The kids played games like counting the number of red cars we passed or played with their toys. They were often bored. We sang songs or played 20 Questions to pass the time. At noon, we stopped at a grocery store and I went bought baby food, bread, a package of bologna, a small jar of mayonnaise, drinks, plastic silverware, and a roll of paper towels. We made our sandwiches and ate in the car.
Then we got back on the road.
I noticed that the gas was getting low and expected Walter to pull into the next gas station we came to, but he passed two or three stations without stopping. We were now on a stretch of 2 lane highway between cities. I saw that we were dangerously near the E on the gas tank.
“We need gas,” I said. Why didn’t you stop for gas in the last town?”
Walter didn’t answer and changed the topic. I kept looking at the E.
We kept driving for another half hour. Then, Walter, without saying anything, pulled the car over on the side of the road and stopped.
I asked him, “Why are we stopped? What’s wrong?”
He answered, “We need gas, but we don’t have the money to buy it.”
Surprised, I asked, “Why not? We had enough money this morning after we bought gas and we spent very little on the food for lunch. We should still have some money left.”
Walter looked down and away from me and said, “We don’t.”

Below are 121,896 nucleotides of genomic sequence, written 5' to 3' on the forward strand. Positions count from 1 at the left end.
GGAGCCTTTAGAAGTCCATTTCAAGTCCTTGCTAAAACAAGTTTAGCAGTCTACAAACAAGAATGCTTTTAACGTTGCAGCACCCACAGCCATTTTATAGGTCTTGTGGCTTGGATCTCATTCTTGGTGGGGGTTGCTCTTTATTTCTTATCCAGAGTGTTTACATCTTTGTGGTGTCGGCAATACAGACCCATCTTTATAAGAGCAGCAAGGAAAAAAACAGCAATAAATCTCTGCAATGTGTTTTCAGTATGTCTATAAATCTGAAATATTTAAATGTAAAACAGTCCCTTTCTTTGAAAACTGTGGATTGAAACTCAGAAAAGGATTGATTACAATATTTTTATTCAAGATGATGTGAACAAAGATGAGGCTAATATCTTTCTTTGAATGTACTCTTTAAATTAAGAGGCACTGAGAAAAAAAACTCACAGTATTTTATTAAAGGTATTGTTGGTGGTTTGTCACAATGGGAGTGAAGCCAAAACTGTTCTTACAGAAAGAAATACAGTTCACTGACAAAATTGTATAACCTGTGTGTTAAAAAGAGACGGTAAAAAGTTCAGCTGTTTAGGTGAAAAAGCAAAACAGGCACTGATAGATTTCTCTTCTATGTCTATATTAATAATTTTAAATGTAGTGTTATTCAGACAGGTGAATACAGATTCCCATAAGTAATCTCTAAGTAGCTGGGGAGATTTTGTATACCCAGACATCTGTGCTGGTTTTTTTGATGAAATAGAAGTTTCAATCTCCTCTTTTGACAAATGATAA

I was confused. I knew the love offering had been enough money to get us back home.
Of course, I asked again, “Why not? What happened to the money?”
It took several minutes before he admitted that we still had some money, but then he said, “The money that’s left is for the tithe.”
We always tithed 20% of what we had, not just 10%. Our monthly support would be in the bank within two days, so I said, “We can pay the tithe when we get our support.”
“No,” he said, “I promised the Lord that I would put him first and trust Him to meet our needs.”
“So, you plan to sit here until He sends us money?” I asked.
He answered, “Yes. Pray. The Lord will answer our prayers.”
Walter read a Bible verse and prayed. Then he leaned back in his seat and closed his eyes.
I am of the persuasion that a Christian should “Do all you can to solve a problem and then trust God to do the things you cannot do.” Sort of like locking your car doors and then praying that your car won’t be stolen.
Walter liked to put God to the test. Once before, at the end of a revival at a church where he had presented our mission, he put all the money we had in the offering plate “by faith” and we had no other money. We were supposed to leave the next morning to drive to another church in another state. We needed gas and money to eat on the way, but Walter had put all our money in the offering plate.